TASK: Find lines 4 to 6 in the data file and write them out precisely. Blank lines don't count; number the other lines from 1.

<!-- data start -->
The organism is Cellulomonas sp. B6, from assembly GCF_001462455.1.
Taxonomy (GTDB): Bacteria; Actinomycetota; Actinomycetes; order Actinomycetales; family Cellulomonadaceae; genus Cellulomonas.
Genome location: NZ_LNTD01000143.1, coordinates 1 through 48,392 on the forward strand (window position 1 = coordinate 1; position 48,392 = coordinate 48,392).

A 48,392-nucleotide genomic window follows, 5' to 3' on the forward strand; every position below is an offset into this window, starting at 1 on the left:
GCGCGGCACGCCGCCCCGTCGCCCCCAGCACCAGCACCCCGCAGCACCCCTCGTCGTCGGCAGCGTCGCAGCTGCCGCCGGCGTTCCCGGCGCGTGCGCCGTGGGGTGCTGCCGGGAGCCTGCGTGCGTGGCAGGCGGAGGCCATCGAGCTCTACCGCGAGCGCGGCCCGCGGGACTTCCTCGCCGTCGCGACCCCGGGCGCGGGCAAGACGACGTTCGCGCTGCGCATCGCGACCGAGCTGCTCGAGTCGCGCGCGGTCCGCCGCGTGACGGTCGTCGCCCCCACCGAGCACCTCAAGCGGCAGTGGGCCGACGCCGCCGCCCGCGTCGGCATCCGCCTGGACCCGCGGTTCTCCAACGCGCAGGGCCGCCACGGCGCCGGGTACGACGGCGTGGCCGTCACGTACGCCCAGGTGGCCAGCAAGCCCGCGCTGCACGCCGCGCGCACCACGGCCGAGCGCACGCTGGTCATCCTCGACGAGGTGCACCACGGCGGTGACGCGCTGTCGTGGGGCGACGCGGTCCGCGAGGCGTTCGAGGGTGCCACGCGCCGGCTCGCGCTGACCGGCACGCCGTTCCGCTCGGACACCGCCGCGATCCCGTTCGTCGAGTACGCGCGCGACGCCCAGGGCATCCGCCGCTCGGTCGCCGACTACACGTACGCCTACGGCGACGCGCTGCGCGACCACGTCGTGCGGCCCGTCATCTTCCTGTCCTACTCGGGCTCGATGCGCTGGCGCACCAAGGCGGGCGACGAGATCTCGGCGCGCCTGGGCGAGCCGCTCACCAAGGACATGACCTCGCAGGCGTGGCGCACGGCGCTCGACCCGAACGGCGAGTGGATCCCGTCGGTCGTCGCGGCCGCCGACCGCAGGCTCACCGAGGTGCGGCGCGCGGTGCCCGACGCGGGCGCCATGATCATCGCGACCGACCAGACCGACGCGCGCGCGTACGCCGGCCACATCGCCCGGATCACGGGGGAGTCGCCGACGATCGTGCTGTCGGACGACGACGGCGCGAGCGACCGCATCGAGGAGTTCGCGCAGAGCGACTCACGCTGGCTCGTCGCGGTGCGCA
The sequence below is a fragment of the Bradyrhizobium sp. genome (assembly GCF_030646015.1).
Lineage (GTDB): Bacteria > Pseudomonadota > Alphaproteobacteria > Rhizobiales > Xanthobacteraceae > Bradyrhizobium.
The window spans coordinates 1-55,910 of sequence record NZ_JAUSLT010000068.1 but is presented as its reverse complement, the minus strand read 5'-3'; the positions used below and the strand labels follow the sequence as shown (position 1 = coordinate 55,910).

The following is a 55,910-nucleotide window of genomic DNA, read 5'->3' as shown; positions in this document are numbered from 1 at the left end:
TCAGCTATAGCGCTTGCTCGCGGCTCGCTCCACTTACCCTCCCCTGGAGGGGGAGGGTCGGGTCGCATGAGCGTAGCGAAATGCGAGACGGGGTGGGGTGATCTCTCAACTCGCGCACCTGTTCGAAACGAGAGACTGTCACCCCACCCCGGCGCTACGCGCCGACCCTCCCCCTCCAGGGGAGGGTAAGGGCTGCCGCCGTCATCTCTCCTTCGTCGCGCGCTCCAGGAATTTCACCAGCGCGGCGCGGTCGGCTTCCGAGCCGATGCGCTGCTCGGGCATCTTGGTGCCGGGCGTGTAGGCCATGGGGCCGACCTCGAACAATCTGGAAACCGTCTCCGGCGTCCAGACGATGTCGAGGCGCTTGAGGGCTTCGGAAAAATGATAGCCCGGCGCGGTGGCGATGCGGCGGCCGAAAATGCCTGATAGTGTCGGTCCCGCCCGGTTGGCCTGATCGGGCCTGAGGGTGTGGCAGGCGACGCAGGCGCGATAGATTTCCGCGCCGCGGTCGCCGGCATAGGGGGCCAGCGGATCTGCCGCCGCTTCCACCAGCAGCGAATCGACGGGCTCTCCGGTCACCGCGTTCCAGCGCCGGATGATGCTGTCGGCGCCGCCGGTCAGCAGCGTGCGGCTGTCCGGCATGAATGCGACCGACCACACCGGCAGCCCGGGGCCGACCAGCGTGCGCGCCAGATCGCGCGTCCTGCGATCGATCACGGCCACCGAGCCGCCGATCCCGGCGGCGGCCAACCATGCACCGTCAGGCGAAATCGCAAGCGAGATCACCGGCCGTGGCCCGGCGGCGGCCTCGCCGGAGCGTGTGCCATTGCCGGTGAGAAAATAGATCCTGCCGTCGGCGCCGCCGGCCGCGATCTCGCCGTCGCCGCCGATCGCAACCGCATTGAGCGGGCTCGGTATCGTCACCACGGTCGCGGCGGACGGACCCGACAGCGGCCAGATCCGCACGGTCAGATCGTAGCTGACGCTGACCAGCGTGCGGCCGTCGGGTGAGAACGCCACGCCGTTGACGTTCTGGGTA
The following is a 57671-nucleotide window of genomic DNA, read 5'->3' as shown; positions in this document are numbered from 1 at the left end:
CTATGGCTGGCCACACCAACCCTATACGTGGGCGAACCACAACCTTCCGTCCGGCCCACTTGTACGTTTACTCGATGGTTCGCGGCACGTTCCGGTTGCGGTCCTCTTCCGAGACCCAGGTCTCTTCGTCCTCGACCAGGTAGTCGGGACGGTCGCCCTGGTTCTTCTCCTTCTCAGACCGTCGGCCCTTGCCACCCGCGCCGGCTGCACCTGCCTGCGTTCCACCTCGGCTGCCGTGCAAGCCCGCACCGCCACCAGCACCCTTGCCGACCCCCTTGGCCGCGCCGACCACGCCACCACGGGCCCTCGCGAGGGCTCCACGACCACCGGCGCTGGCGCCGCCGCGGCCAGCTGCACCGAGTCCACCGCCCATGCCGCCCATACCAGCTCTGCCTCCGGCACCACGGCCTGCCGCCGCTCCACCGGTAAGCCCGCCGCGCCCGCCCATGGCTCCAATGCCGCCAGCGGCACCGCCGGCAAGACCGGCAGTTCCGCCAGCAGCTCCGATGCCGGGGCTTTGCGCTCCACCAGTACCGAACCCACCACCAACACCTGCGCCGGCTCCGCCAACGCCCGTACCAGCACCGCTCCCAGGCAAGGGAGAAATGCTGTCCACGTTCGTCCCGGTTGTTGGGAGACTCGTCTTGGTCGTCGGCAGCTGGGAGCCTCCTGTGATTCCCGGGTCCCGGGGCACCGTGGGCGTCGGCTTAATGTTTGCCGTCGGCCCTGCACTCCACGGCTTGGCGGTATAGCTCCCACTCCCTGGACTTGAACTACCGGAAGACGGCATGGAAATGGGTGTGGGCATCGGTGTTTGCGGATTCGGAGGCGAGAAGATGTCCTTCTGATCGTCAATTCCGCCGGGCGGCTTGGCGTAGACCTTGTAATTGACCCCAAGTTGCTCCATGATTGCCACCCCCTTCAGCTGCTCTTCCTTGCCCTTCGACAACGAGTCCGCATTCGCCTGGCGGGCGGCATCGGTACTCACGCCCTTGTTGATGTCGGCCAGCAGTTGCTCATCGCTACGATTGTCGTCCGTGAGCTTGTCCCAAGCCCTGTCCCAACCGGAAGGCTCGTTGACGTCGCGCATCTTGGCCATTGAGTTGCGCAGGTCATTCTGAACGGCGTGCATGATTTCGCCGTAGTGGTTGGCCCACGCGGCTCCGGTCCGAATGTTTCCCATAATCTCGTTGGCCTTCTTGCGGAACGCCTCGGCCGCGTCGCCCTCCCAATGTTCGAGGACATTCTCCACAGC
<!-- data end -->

A 48,392-nucleotide genomic window follows, 5' to 3' on the forward strand; every position below is an offset into this window, starting at 1 on the left:
GCGCGGCACGCCGCCCCGTCGCCCCCAGCACCAGCACCCCGCAGCACCCCTCGTCGTCGGCAGCGTCGCAGCTGCCGCCGGCGTTCCCGGCGCGTGCGCCGTGGGGTGCTGCCGGGAGCCTGCGTGCGTGGCAGGCGGAGGCCATCGAGCTCTACCGCGAGCGCGGCCCGCGGGACTTCCTCGCCGTCGCGACCCCGGGCGCGGGCAAGACGACGTTCGCGCTGCGCATCGCGACCGAGCTGCTCGAGTCGCGCGCGGTCCGCCGCGTGACGGTCGTCGCCCCCACCGAGCACCTCAAGCGGCAGTGGGCCGACGCCGCCGCCCGCGTCGGCATCCGCCTGGACCCGCGGTTCTCCAACGCGCAGGGCCGCCACGGCGCCGGGTACGACGGCGTGGCCGTCACGTACGCCCAGGTGGCCAGCAAGCCCGCGCTGCACGCCGCGCGCACCACGGCCGAGCGCACGCTGGTCATCCTCGACGAGGTGCACCACGGCGGTGACGCGCTGTCGTGGGGCGACGCGGTCCGCGAGGCGTTCGAGGGTGCCACGCGCCGGCTCGCGCTGACCGGCACGCCGTTCCGCTCGGACACCGCCGCGATCCCGTTCGTCGAGTACGCGCGCGACGCCCAGGGCATCCGCCGCTCGGTCGCCGACTACACGTACGCCTACGGCGACGCGCTGCGCGACCACGTCGTGCGGCCCGTCATCTTCCTGTCCTACTCGGGCTCGATGCGCTGGCGCACCAAGGCGGGCGACGAGATCTCGGCGCGCCTGGGCGAGCCGCTCACCAAGGACATGACCTCGCAGGCGTGGCGCACGGCGCTCGACCCGAACGGCGAGTGGATCCCGTCGGTCGTCGCGGCCGCCGACCGCAGGCTCACCGAGGTGCGGCGCGCGGTGCCCGACGCGGGCGCCATGATCATCGCGACCGACCAGACCGACGCGCGCGCGTACGCCGGCCACATCGCCCGGATCACGGGGGAGTCGCCGACGATCGTGCTGTCGGACGACGACGGCGCGAGCGACCGCATCGAGGAGTTCGCGCAGAGCGACTCACGCTGGCTCGTCGCGGTGCGCA
The sequence below is a fragment of the Bradyrhizobium sp. genome (assembly GCF_030646015.1).